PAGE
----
Saturday, June 05, 2010





Today on NPR's Diane Rehm Show, Susan Page filled in for Diane and the second hour's guests were MBC TV's Nadia Bilbassy, Christian Science Monitor Howard LaFranchi and's David Wood.
Susan Page: Well Iraq's high court ratified the results of the national elections that were held on March 7th, Howard, who won?
Howard LaFranchi: Well according to the uh the Supreme Court ruling bascially what they did was uh verify that the uh bloc led by uh Ayad Allawi uh who is a uh a secular Shi'ite that his bloc won the most seats. Uh the problem is that they didn't win uh anything near a majority. Coming in second, just uh a few seats behind was the bloc of the current prime minister Maliki. And uh so now uh although it sounds great that okay finally there's a ruling and uh the results have been certified but now the-the jockeying and the-the power struggle shifts to Parliament because someone is going to have to come up with a uh coalition that will be a majority -- to be able to form the government. Uhm. Last -- or recently anyway [C.I. note, May 4th] -- Maliki sort of envisioning this formed a coalition with the forces of uh . . . [pause] the Islamic Sh'ite Movement of uh of uh Sadr uh a name that I think many Americans will be familiar with.
We got to break in, there's too much wrong there. What the hell is he saying? He doesn't know what he's saying. He's got some names he almost knows and tosses them out but does so wrongly. Nouri's State of Law formed a power-sharing coalition on May 4th with the Iraqi National Alliance slate. Ammar al-Hakim and his Islamic Supreme Council of Iraq or Supreme Islamic Iraqi Council are part of that alliance along with 17 other components/parties as well some independent politicians. Moqtada al-Sadr is also a member of the Iraqi National Alliance with his Sadr bloc. His bloc won the most seats of any component/party in the Iraqi National Alliance (40, followed by ISCI and Bard Organization with 18 seats. The INA, chaired by Ibrahim al-Jaafari, holds 70 seats in the new Parliament. Ayad Allawi heads Iraqiya which won 91 seats in the Parliament. Nouri al-Malki heads State Of Law which won 89 seats in the Parliament. State Of Law's power-sharing coalition with the Iraqi National Alliance gives them 159 seats currently (after Parliament is seated, the candidates are MPs and cannot be removed by their party and replaced with another candidate on their party's list -- once seated, some members of some blocs may decide to cut their own deals). 163 seats are needed for the government (prime minister and council) to be formed.
Howard LaFranchi (Con't): Uhm but the question will be the-the right to try to form a government will go first to uh uh --
Nadia Bilbassy: Allawi.
Howard LaFranchi: Allawi and the question will be if he will be able to succeed.
Susan Page: And, Nadia, is this taking longer than we expected.
Nadia Bilbassy: I think every time I come on The Diane Rehm Show I ask the same question.When they going to from the government and, I think, I don't have an answer. Probably September. I mean it's a good thing the highest judicial body in Iraq has certified the results because that means that they're no disputed anymore. And we heard from Prime Minister Maliki who said, 'No, we won, we have to recount it by hand. We have to do this, we have to do that.' So now it's over except for two seats that were disputed -- ultimately, it's not going to effect the results. As it stands now, 91 and 89 for Allawi [she has the totals backward, Allawi's slate has the 91]. The problem now it is jockeying for power. Who is going to form the government and, funny enough, it reminds me of Israel because, if you remember, Kadima won the election but they couldn't form the government and therefore it lost so it doesn't mean the winning party who got the popular vote will ultimately form the government. What we have seen now is actually Prime Minister Nouri al-Maliki trying to go and coordination with the second larg -- third largest bloc which is the Iraqi National Alliance which includes Sadr and Hakim and others. The problem is people already see it as a Shi'ite domination and it's not just Shi'ite domination but Shi'ite religious domination and that will alienate the secular and the Sunnis. So the problem now is where do you go now? The President Jalal Talabani has 15 days to ask the Parliament to convene and after they nominate the Speaker and the Deputy Speakers they will go forward to ask the winning party -- which is Ayad Allawi's Iraqiya Party -- to form the government.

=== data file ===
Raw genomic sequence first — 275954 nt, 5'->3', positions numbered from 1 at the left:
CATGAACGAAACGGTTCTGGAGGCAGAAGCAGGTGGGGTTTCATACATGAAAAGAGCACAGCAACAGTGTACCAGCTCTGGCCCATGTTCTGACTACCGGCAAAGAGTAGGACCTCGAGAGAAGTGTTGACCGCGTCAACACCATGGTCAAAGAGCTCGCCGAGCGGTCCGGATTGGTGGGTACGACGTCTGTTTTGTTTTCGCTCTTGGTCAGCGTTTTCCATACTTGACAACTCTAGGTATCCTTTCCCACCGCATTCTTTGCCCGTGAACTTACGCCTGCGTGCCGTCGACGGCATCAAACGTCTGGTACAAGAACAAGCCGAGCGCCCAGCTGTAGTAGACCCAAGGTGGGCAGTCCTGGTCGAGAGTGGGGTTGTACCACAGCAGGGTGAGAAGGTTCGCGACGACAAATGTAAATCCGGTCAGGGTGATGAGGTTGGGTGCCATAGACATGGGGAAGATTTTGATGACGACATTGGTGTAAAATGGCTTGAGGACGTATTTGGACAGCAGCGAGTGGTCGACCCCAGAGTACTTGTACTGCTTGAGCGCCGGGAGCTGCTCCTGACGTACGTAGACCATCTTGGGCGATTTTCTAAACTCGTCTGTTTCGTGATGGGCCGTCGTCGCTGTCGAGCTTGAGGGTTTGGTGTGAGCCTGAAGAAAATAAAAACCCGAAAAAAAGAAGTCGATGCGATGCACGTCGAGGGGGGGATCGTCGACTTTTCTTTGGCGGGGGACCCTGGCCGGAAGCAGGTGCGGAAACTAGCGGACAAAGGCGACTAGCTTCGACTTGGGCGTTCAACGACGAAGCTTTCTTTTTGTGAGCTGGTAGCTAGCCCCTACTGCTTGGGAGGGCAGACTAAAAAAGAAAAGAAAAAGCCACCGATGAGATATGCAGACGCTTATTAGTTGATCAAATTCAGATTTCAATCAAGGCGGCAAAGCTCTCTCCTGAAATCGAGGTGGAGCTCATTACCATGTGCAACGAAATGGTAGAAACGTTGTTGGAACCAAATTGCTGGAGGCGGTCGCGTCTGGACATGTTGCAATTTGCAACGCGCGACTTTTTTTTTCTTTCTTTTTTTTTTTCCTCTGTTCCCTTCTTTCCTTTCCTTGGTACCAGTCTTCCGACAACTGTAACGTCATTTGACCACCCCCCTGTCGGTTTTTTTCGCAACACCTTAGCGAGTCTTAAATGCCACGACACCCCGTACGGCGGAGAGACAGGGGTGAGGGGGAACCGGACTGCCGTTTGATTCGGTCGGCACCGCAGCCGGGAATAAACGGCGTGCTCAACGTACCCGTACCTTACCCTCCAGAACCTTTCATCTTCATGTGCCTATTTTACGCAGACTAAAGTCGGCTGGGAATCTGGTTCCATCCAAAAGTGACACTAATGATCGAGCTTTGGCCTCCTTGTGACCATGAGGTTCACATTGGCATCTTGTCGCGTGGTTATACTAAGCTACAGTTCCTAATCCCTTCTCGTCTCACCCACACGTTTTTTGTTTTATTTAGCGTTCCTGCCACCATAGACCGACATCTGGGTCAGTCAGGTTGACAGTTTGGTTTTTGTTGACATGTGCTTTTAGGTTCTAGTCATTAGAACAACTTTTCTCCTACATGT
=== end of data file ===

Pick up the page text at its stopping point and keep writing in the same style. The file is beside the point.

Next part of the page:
Susan Page: Now, Nadia, says that the government may not be formed until September. We have an August deadline for the reduction of US troops in Iraq --
Nadia Bilbassy: I mean, I hope it's [government formed] before.
Susan Page: Yeah, we hope it's before. But it's obviously taking quite a bit of time and no end yet quite in sight. Could this imperil the timetable for the withdrawal of US troops, David?
David Wood: I don't think so, Susan. We're going to have General Ray Odierno, top US commander in Iraq, briefing at the Pentagon in about an hour so we'll get an answer from him. But he met with President Obama this week and what he said was that the withdrawal of US combat troops was on track and they will all be gone by August 31st. About 50,000 US military personnel [troops] will be left in Iraq, but let me stress they are not organized in fighting units. [Apparently, they're instead organized in sewing circles. Quilting bees?] And they are largely technicians and administrators so that if violence does break out and the US is needed they will have to come back in from the outside.